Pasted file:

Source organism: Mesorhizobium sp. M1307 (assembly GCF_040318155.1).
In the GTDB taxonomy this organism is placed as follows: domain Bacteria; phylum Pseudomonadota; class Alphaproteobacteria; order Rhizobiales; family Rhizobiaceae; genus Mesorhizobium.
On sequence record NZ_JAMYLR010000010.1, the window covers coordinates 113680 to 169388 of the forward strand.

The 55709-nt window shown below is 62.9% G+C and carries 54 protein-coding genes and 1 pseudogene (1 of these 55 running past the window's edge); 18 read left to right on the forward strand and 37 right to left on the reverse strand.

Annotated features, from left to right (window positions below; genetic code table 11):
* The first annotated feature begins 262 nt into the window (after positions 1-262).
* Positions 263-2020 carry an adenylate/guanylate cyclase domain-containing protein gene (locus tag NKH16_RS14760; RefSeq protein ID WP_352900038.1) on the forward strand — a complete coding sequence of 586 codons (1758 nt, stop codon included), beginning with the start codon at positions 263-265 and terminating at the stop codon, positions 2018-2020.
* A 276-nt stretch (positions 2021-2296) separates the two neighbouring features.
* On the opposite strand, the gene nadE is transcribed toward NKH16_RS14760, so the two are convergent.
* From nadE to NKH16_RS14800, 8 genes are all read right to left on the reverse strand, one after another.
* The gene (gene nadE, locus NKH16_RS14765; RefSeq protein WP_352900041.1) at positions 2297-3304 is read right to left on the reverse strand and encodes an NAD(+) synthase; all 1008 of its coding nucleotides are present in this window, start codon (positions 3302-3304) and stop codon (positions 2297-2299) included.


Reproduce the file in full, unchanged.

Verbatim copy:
Source organism: Mesorhizobium sp. M1307 (assembly GCF_040318155.1).
In the GTDB taxonomy this organism is placed as follows: domain Bacteria; phylum Pseudomonadota; class Alphaproteobacteria; order Rhizobiales; family Rhizobiaceae; genus Mesorhizobium.
On sequence record NZ_JAMYLR010000010.1, the window covers coordinates 113680 to 169388 of the forward strand.

The 55709-nt window shown below is 62.9% G+C and carries 54 protein-coding genes and 1 pseudogene (1 of these 55 running past the window's edge); 18 read left to right on the forward strand and 37 right to left on the reverse strand.

Annotated features, from left to right (window positions below; genetic code table 11):
* The first annotated feature begins 262 nt into the window (after positions 1-262).
* Positions 263-2020 carry an adenylate/guanylate cyclase domain-containing protein gene (locus tag NKH16_RS14760; RefSeq protein ID WP_352900038.1) on the forward strand — a complete coding sequence of 586 codons (1758 nt, stop codon included), beginning with the start codon at positions 263-265 and terminating at the stop codon, positions 2018-2020.
* A 276-nt stretch (positions 2021-2296) separates the two neighbouring features.
* On the opposite strand, the gene nadE is transcribed toward NKH16_RS14760, so the two are convergent.
* From nadE to NKH16_RS14800, 8 genes are all read right to left on the reverse strand, one after another.
* The gene (gene nadE, locus NKH16_RS14765; RefSeq protein WP_352900041.1) at positions 2297-3304 is read right to left on the reverse strand and encodes an NAD(+) synthase; all 1008 of its coding nucleotides are present in this window, start codon (positions 3302-3304) and stop codon (positions 2297-2299) included.